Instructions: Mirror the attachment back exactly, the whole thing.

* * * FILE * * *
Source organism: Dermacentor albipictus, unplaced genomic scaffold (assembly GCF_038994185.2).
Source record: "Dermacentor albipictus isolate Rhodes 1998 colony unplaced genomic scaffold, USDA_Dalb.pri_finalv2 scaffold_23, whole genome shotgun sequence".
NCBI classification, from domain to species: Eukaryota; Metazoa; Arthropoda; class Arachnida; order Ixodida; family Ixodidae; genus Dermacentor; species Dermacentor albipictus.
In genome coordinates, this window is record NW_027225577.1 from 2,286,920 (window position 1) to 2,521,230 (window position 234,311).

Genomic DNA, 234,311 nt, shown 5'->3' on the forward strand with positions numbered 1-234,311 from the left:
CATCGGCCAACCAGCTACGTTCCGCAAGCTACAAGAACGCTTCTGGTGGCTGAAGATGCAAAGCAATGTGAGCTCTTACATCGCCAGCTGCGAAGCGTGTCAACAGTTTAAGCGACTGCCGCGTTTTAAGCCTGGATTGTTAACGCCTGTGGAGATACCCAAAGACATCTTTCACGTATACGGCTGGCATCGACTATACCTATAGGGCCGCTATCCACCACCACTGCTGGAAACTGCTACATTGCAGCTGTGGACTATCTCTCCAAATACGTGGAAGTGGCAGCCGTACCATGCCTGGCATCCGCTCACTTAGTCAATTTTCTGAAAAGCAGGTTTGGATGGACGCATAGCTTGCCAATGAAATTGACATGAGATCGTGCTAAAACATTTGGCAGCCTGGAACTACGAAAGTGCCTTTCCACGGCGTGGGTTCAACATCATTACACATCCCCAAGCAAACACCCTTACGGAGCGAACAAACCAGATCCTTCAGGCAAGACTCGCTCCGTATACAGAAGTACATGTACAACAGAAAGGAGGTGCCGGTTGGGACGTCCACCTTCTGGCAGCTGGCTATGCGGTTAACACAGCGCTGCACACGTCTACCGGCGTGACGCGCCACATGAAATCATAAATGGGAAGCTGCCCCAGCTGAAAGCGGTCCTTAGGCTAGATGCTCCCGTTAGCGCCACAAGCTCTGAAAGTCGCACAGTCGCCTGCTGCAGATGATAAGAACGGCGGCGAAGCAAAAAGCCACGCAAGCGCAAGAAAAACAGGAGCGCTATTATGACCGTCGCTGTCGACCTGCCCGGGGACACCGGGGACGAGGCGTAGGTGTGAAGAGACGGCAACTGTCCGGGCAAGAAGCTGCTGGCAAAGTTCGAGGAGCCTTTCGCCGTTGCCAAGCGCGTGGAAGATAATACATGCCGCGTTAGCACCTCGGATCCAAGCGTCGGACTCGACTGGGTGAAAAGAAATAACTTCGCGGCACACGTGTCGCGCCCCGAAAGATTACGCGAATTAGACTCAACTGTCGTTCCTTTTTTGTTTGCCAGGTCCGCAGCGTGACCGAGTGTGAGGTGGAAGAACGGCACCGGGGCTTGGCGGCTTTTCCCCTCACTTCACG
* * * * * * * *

Source organism: Dermacentor albipictus, unplaced genomic scaffold (assembly GCF_038994185.2).
Source record: "Dermacentor albipictus isolate Rhodes 1998 colony unplaced genomic scaffold, USDA_Dalb.pri_finalv2 scaffold_23, whole genome shotgun sequence".
NCBI classification, from domain to species: Eukaryota; Metazoa; Arthropoda; class Arachnida; order Ixodida; family Ixodidae; genus Dermacentor; species Dermacentor albipictus.
In genome coordinates, this window is record NW_027225577.1 from 2,286,920 (window position 1) to 2,521,230 (window position 234,311).

Genomic DNA, 234,311 nt, shown 5'->3' on the forward strand with positions numbered 1-234,311 from the left:
CATCGGCCAACCAGCTACGTTCCGCAAGCTACAAGAACGCTTCTGGTGGCTGAAGATGCAAAGCAATGTGAGCTCTTACATCGCCAGCTGCGAAGCGTGTCAACAGTTTAAGCGACTGCCGCGTTTTAAGCCTGGATTGTTAACGCCTGTGGAGATACCCAAAGACATCTTTCACGTATACGGCTGGCATCGACTATACCTATAGGGCCGCTATCCACCACCACTGCTGGAAACTGCTACATTGCAGCTGTGGACTATCTCTCCAAATACGTGGAAGTGGCAGCCGTACCATGCCTGGCATCCGCTCACTTAGTCAATTTTCTGAAAAGCAGGTTTGGATGGACGCATAGCTTGCCAATGAAATTGACATGAGATCGTGCTAAAACATTTGGCAGCCTGGAACTACGAAAGTGCCTTTCCACGGCGTGGGTTCAACATCATTACACATCCCCAAGCAAACACCCTTACGGAGCGAACAAACCAGATCCTTCAGGCAAGACTCGCTCCGTATACAGAAGTACATGTACAACAGAAAGGAGGTGCCGGTTGGGACGTCCACCTTCTGGCAGCTGGCTATGCGGTTAACACAGCGCTGCACACGTCTACCGGCGTGACGCGCCACATGAAATCATAAATGGGAAGCTGCCCCAGCTGAAAGCGGTCCTTAGGCTAGATGCTCCCGTTAGCGCCACAAGCTCTGAAAGTCGCACAGTCGCCTGCTGCAGATGATAAGAACGGCGGCGAAGCAAAAAGCCACGCAAGCGCAAGAAAAACAGGAGCGCTATTATGACCGTCGCTGTCGACCTGCCCGGGGACACCGGGGACGAGGCGTAGGTGTGAAGAGACGGCAACTGTCCGGGCAAGAAGCTGCTGGCAAAGTTCGAGGAGCCTTTCGCCGTTGCCAAGCGCGTGGAAGATAATACATGCCGCGTTAGCACCTCGGATCCAAGCGTCGGACTCGACTGGGTGAAAAGAAATAACTTCGCGGCACACGTGTCGCGCCCCGAAAGATTACGCGAATTAGACTCAACTGTCGTTCCTTTTTTGTTTGCCAGGTCCGCAGCGTGACCGAGTGTGAGGTGGAAGAACGGCACCGGGGCTTGGCGGCTTTTCCCCTCACTTCACG